but in reality, what follows is the author showcasing how much she knows about philosophy and how m...more
Hirondelle
I tried to write paragraphs about what precisely I hated on this book and that just made me even more annoyed than the reading experience was. But some details: special relativity and homeopathy both "work" and got equal footing and are treated the same way by our main character, which btw is a lit PhD student who needs several days full time to read a book of about 150 pages. No, she is not taking notes, she does that later. Ah, and I can´t figure out when the book is supposed to be set: it was...more
Gregsamsa
I have Scarlett Thomas to thank for a little embarrassing moment of discovering another little nugget of my own sexism. I thought, I can't dis- this book and give it one star. But why not? Because she's a she and I don't want to be mean? Better to be honest: this book is, I'm just going to say it: STUPID.

The hype totally had me; I couldn't not read it: thought experiments (none actually handled), the nature of consciousness (adding an alternate reality does not interrogate the subject), Derrida...more
Doogyjim
Undoubtedly exciting and brimming with ideas about identity and philosophy, the novel is a little slow to start but then takes off into Matrix territory as Ariel Manto is pursued by sinister agents trying to stop her using the knowledge she has discovered by finding a cursed book

Ultimately it did leave me a little cold and addmittedly a lot of the specualtion went over my head. But it's that rare thing, a book full of ideas that also keeps you gripped as a thriller. It's light years better than...more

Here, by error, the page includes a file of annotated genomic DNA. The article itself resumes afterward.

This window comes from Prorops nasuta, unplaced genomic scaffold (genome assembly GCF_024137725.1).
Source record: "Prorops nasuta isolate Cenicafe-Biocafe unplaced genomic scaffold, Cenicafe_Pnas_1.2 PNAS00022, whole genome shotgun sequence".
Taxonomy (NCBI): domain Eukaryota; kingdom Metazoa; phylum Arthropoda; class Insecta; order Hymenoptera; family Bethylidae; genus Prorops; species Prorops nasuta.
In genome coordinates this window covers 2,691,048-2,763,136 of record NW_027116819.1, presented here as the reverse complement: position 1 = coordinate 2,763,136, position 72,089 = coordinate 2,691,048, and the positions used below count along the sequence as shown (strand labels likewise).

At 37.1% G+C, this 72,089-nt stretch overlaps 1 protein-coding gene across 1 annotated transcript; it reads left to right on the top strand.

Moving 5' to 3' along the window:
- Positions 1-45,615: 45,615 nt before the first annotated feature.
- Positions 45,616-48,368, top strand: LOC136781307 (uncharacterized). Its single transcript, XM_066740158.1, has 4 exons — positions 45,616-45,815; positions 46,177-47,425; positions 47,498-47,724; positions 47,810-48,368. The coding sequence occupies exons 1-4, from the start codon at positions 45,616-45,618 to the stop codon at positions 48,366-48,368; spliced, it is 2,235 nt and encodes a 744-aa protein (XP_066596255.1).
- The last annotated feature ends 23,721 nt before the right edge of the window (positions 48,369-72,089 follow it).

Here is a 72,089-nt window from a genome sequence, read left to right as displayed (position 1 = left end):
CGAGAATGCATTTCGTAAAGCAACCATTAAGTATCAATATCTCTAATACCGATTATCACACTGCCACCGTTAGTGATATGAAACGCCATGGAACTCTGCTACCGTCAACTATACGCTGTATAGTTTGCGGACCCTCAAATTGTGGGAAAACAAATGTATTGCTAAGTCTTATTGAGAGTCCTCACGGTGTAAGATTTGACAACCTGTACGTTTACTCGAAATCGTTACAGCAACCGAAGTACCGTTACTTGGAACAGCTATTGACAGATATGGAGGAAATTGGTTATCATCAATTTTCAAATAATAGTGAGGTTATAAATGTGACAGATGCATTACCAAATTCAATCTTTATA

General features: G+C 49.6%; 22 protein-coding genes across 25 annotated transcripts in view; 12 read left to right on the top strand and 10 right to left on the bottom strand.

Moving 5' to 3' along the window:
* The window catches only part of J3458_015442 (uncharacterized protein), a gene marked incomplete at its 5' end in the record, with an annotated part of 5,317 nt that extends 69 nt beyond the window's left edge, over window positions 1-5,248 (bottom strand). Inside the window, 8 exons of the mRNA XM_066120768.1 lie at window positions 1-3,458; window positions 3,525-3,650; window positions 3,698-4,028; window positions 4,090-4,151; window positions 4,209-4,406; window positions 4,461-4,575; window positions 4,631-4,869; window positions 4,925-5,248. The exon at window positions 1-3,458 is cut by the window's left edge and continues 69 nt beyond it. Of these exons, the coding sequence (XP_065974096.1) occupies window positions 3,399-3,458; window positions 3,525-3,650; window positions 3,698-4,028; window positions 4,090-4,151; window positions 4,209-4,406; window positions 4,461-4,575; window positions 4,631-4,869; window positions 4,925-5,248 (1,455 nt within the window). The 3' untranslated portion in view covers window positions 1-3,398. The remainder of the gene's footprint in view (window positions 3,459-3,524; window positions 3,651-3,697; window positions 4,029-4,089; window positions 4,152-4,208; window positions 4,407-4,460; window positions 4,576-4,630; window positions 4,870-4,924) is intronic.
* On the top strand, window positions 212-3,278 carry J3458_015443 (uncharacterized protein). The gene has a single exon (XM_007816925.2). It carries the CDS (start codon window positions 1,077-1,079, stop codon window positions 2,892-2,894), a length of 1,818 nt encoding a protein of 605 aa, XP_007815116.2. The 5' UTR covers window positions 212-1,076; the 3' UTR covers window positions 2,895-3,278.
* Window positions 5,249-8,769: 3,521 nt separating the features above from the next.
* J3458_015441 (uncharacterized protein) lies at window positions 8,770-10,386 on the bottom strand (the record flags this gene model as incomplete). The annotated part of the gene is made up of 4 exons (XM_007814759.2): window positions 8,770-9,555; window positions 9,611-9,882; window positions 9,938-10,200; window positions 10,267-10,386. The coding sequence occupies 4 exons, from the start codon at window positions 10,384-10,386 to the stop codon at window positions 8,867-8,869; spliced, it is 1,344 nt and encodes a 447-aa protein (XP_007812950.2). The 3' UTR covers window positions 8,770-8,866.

Arundhati Sinha
Probably the worst book I will ever read... And yes, I have read the twilight series.
Tim Hicks
What a load of old cobblers that was.

I recognized right away the standard British plot with a not-very-successful plodder at a university where things aren't going well and she has no money and she just keeps on with the I-shouldn't-be-doing-this habits, and OF COURSE she spends the last of her money on a book. Someone from about 80 years ago ought to get royalties whenever this tired old plot framework is used.

Thomas has made a bit of an effort to modernize the book. Our heroine has an iPod,...more
Teresa
Ho terminato la lettura di questo libro ieri notte all'una. Questa mattina ero indecisa su che voto dargli e ho optato per 4 stelline che in realtà corrispondono ad un 4--. Non c'è da discutere sul fatto che questo libro sia abbastanza originale ma c'è qualcosa che non mi ha convinto. Forse l'andamento della storia, in quanto ci sono momenti in cui la narrazione ti prende e non riesci a staccare gli occhi dal libro, e altri in cui avresti solo voglia di saltare intere pagine.
Non capisco perché...more
Wiebke (1book1review)
This book is such a crazy book and it's so hard to summarize my thoughts on this or even the story. I have the feeling the more you know about the story in advance, the less amazing is the book.
I just loved the mindboggling ideas and theories they discussed and all the ideas it puts into your head.
I also liked the main character despite her more disturbing characteristics she loves books and is so lost in her own live it is endearing. I most liked that you never felt sorry for her - no matter h...more
Pop Bop